Imagine you’re in line at a coffee shop. You order your usual cappuccino and swipe your credit card to pay. Then the cashier swivels a little screen that prompts you for a tip—before the espresso shot is pulled or a drop of milk steamed.
Do you tip more, perhaps hoping that it will lead to a better drink? Or less or none at all, peeved at being asked to reward service that hasn’t happened yet? Do you feel pressured into tipping the suggested amounts, which can equate to more than half the price of the drink?
This is a dilemma that most of us are increasingly facing in a variety of settings where previously you might have encountered a lone tip jar with change and crumpled dollar bills. Now we’re being asked to fork over a $3 tip for a $4 coffee drink.
In recently published research, we explored how this new pre-service tipping etiquette is affecting consumers—and what it meant for the baristas and other employees hoping for a reward for their efforts.
The pre-service tip invasion
While most of us are used to filling out the tip line on a receipt at a full-service, sit-down restaurant, we are now seeing tip requests occur in many new environments, such as cafés and bakeries, fast-casual delis and food trucks, and even retail stores, flower shops, and liquor stores.
Articles in the popular press about the trend suggest that some prefer the convenience of tipping when placing their order. Others say they feel that they are being guilted into tipping employees who have not yet provided a service—and who have done little more than type in an order and hand over a muffin.
How consumers really feel about it
To find out how people respond to differences in tip timing—before or after service—we conducted a series of experiments with fellow marketing professor Hong Yuan.
We looked at how it affected tip amounts, ratings, and likelihood of returning to the business, controlling for variables that might affect tip amounts, most notably the effects of repeat customers or attractive workers.
The first study compared real tip amounts at two locations of a popular smoothie chain on the East Coast. At one location, tips were collected while ordering—before receiving the smoothie. At the other, gratuities were requested only after someone handed the customer her order. After analyzing 7,523 transactions, we found that tips were 75% higher on average at the location that asked for them only after people received their smoothie.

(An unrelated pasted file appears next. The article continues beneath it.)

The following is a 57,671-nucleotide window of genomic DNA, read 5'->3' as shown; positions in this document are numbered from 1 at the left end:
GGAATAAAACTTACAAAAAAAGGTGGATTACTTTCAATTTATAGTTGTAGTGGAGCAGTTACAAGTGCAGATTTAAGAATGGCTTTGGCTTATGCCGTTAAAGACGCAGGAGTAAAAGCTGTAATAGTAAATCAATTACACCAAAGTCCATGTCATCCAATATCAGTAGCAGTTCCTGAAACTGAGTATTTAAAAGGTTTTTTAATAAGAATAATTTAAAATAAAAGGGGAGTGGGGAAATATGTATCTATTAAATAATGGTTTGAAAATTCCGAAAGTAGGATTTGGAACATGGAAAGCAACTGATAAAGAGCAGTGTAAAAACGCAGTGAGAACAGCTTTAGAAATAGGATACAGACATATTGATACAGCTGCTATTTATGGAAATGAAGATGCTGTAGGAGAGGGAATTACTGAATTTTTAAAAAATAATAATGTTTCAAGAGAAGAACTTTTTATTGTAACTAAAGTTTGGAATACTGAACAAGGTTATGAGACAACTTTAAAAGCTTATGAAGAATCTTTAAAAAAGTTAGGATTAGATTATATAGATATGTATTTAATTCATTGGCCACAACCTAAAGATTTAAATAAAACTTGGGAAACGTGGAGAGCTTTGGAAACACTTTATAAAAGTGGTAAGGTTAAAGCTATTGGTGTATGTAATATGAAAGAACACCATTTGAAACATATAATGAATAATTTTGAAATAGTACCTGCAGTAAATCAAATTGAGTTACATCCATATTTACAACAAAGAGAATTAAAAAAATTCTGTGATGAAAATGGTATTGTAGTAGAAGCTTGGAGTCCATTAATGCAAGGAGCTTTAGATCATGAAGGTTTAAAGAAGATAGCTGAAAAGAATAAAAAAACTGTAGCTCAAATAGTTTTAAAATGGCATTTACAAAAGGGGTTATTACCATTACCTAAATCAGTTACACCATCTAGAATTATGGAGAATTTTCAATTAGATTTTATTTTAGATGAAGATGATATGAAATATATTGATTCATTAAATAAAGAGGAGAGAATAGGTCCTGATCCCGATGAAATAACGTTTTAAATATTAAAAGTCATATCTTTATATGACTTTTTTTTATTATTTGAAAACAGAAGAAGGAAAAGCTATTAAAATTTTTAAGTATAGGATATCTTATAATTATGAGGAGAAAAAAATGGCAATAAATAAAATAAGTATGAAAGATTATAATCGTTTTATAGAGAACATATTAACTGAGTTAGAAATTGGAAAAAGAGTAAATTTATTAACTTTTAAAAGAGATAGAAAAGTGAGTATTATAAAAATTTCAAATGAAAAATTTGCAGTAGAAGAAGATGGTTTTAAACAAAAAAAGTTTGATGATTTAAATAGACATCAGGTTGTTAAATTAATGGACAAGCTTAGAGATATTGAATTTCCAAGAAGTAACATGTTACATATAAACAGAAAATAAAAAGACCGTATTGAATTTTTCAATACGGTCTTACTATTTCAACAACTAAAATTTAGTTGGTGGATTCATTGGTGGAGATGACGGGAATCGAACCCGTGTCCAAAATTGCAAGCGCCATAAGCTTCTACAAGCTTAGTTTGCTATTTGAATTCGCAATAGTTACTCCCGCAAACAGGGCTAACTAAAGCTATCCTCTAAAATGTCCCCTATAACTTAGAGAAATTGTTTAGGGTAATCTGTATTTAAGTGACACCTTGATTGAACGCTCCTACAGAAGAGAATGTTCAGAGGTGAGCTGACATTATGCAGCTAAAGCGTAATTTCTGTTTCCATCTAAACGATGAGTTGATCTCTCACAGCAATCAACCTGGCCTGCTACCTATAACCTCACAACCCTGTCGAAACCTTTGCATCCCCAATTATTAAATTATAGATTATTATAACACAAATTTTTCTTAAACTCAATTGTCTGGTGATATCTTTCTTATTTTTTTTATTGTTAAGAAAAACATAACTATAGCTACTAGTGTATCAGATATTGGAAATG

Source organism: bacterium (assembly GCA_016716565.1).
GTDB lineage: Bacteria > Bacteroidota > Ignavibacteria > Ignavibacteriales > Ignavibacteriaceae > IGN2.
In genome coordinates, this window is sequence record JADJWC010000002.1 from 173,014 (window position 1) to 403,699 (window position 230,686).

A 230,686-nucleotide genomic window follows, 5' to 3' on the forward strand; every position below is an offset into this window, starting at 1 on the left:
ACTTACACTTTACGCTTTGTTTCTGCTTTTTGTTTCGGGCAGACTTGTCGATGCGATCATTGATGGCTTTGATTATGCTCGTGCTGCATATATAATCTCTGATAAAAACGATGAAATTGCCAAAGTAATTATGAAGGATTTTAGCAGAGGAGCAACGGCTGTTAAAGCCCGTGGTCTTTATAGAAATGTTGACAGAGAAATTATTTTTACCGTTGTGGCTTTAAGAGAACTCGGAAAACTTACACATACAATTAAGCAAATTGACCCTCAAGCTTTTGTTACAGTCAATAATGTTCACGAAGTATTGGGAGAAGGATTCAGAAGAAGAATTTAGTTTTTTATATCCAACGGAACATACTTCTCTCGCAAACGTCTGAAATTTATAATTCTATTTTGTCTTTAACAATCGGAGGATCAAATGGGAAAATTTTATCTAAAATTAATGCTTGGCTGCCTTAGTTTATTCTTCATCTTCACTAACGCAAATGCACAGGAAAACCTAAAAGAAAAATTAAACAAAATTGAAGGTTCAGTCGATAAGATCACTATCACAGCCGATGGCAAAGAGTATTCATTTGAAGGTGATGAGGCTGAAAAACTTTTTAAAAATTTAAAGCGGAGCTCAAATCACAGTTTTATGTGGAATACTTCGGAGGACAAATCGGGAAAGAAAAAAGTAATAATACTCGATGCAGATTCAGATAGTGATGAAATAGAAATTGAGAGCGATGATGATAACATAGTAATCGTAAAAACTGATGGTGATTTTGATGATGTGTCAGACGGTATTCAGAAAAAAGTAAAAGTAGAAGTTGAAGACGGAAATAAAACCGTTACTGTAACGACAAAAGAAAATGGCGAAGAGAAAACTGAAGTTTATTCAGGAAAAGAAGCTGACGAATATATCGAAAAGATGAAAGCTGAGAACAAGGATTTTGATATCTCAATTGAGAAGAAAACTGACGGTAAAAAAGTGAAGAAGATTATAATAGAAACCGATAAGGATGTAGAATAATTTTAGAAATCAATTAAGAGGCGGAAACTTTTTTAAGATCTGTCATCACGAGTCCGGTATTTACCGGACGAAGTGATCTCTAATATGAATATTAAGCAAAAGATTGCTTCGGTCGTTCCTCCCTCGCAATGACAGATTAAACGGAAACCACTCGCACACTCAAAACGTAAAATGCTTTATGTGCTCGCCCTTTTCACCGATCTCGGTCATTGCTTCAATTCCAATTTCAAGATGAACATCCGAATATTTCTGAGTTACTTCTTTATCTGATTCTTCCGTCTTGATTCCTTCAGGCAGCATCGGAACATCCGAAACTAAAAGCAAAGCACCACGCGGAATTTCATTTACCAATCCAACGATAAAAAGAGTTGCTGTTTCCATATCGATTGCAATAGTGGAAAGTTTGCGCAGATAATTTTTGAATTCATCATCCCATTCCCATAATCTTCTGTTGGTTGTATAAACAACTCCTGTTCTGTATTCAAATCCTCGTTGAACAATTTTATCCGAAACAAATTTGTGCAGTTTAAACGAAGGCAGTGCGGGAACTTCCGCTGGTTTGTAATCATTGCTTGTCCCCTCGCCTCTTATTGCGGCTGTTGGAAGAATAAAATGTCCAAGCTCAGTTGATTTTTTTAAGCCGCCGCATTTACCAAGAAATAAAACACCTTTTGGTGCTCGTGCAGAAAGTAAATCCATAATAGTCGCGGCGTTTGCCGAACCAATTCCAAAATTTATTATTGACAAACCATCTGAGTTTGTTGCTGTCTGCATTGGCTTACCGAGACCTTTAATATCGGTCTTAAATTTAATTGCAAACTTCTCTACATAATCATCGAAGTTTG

Next, to dive a little deeper into why, we conducted three experiments in which we recruited participants online and asked them to imagine themselves as a customer in a scenario. In one, participants imagined ordering a drink and a sandwich at a café, while the other two involved getting a haircut at a salon. In all three, participants were randomly prompted to tip either before or after receiving service.
Then we asked them to fill out a scaled survey rating the experience in terms of how likely they’d be to return to the business and how they felt about the tip request. In the third study, we also asked participants to select how much they’d tip and and how they’d rate the service on Yelp.
In each study, we found that participants viewed pre-service tip requests as unfair and manipulative and reduced the likelihood that they would become repeat customers. In the third study, requests for tips before a haircut also led to lower gratuities and online ratings.
We also found that businesses that emphasize the convenience of tipping can offset some, but not all, of the other negative feelings.
Tipping trends are constantly shifting.
Some innovations include the introduction of recommended tip amounts on receipts and the proliferation of tip jars in the 1990s and most recently digital tip requests. Each has contributed to “tip creep,” which has pushed up the average tip from 10% in the 1940s to over 20% today, and made tipping the norm in more and more types of business.
Our findings, however, suggest that businesses should be careful when adopting new innovations. Customers, employees, and owners all benefit if businesses stick to tradition—and request the tip only after the coffee is poured.
Nathan B. Warren is a Ph.D. Candidate in marketing at the University of Oregon and Sara Hanson is an assistant professor of marketing at the University of Richmond. This article is republished from The Conversation under a Creative Commons license. Read the original article.